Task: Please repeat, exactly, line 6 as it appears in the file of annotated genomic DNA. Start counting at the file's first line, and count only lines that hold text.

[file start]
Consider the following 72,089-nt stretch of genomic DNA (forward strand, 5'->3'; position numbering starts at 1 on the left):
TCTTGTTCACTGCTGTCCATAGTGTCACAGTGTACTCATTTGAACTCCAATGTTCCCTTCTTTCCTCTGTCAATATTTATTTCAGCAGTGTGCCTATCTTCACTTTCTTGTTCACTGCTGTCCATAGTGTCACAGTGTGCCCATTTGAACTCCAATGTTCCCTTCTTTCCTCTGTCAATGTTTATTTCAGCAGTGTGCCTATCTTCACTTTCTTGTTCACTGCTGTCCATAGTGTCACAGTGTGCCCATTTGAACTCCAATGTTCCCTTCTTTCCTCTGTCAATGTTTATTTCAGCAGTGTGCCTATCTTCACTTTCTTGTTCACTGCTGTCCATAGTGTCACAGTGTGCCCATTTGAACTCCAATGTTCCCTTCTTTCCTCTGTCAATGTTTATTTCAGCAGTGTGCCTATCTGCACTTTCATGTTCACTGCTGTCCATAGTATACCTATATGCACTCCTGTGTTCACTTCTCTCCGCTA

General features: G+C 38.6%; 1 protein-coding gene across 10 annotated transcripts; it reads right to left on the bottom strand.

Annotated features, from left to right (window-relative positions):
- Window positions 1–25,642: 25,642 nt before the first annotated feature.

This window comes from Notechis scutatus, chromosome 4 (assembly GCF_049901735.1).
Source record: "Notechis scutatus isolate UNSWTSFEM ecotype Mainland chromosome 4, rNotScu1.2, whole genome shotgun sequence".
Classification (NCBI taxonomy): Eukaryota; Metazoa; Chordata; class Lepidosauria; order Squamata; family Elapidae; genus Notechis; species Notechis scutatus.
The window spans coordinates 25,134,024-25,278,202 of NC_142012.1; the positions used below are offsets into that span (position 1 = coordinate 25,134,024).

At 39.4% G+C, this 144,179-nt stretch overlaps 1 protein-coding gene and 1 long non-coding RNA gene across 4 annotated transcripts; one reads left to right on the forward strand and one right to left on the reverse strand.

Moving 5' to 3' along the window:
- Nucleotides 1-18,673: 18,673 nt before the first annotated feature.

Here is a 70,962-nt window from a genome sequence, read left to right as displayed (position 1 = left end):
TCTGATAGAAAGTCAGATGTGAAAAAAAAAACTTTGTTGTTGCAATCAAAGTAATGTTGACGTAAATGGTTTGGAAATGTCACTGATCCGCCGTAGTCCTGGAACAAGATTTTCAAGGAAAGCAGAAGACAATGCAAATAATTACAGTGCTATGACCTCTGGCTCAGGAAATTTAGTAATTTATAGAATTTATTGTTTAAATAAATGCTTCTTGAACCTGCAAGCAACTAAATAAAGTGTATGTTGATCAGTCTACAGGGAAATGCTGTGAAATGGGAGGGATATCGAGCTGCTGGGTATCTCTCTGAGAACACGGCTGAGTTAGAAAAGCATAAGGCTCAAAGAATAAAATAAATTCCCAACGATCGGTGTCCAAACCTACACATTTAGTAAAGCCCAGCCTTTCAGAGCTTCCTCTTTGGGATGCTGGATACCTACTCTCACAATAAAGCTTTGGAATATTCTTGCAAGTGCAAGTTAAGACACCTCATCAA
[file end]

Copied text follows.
This window comes from Notechis scutatus, chromosome 4 (assembly GCF_049901735.1).